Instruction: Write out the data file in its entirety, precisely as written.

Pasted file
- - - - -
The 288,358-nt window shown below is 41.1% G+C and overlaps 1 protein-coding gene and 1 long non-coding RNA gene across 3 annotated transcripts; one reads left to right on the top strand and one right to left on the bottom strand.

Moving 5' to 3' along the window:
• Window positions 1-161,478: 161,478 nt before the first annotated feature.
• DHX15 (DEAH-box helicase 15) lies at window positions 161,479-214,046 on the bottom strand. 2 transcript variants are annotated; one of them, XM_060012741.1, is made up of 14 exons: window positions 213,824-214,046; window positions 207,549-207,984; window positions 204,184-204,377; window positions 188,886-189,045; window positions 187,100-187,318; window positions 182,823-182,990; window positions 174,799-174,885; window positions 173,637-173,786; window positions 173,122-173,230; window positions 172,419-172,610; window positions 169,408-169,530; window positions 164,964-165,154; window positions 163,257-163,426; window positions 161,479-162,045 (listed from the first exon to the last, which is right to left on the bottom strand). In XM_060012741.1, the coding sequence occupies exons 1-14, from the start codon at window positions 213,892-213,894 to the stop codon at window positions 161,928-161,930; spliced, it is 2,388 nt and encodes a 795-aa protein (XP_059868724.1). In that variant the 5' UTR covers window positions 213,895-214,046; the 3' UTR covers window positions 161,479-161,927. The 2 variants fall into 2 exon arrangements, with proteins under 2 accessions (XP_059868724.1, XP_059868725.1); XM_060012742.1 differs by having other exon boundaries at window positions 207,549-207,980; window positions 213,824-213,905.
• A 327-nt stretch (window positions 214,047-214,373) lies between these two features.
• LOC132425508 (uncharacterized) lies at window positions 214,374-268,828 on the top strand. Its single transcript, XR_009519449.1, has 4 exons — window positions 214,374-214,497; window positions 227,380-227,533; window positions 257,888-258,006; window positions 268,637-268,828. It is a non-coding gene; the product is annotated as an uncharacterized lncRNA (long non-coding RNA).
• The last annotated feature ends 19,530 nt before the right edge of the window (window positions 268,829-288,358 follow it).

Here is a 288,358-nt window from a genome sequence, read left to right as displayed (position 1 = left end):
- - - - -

The 288,358-nt window shown below is 41.1% G+C and overlaps 1 protein-coding gene and 1 long non-coding RNA gene across 3 annotated transcripts; one reads left to right on the top strand and one right to left on the bottom strand.

Moving 5' to 3' along the window:
• Window positions 1-161,478: 161,478 nt before the first annotated feature.
• DHX15 (DEAH-box helicase 15) lies at window positions 161,479-214,046 on the bottom strand. 2 transcript variants are annotated; one of them, XM_060012741.1, is made up of 14 exons: window positions 213,824-214,046; window positions 207,549-207,984; window positions 204,184-204,377; window positions 188,886-189,045; window positions 187,100-187,318; window positions 182,823-182,990; window positions 174,799-174,885; window positions 173,637-173,786; window positions 173,122-173,230; window positions 172,419-172,610; window positions 169,408-169,530; window positions 164,964-165,154; window positions 163,257-163,426; window positions 161,479-162,045 (listed from the first exon to the last, which is right to left on the bottom strand). In XM_060012741.1, the coding sequence occupies exons 1-14, from the start codon at window positions 213,892-213,894 to the stop codon at window positions 161,928-161,930; spliced, it is 2,388 nt and encodes a 795-aa protein (XP_059868724.1). In that variant the 5' UTR covers window positions 213,895-214,046; the 3' UTR covers window positions 161,479-161,927. The 2 variants fall into 2 exon arrangements, with proteins under 2 accessions (XP_059868724.1, XP_059868725.1); XM_060012742.1 differs by having other exon boundaries at window positions 207,549-207,980; window positions 213,824-213,905.
• A 327-nt stretch (window positions 214,047-214,373) lies between these two features.
• LOC132425508 (uncharacterized) lies at window positions 214,374-268,828 on the top strand. Its single transcript, XR_009519449.1, has 4 exons — window positions 214,374-214,497; window positions 227,380-227,533; window positions 257,888-258,006; window positions 268,637-268,828. It is a non-coding gene; the product is annotated as an uncharacterized lncRNA (long non-coding RNA).
• The last annotated feature ends 19,530 nt before the right edge of the window (window positions 268,829-288,358 follow it).

Here is a 288,358-nt window from a genome sequence, read left to right as displayed (position 1 = left end):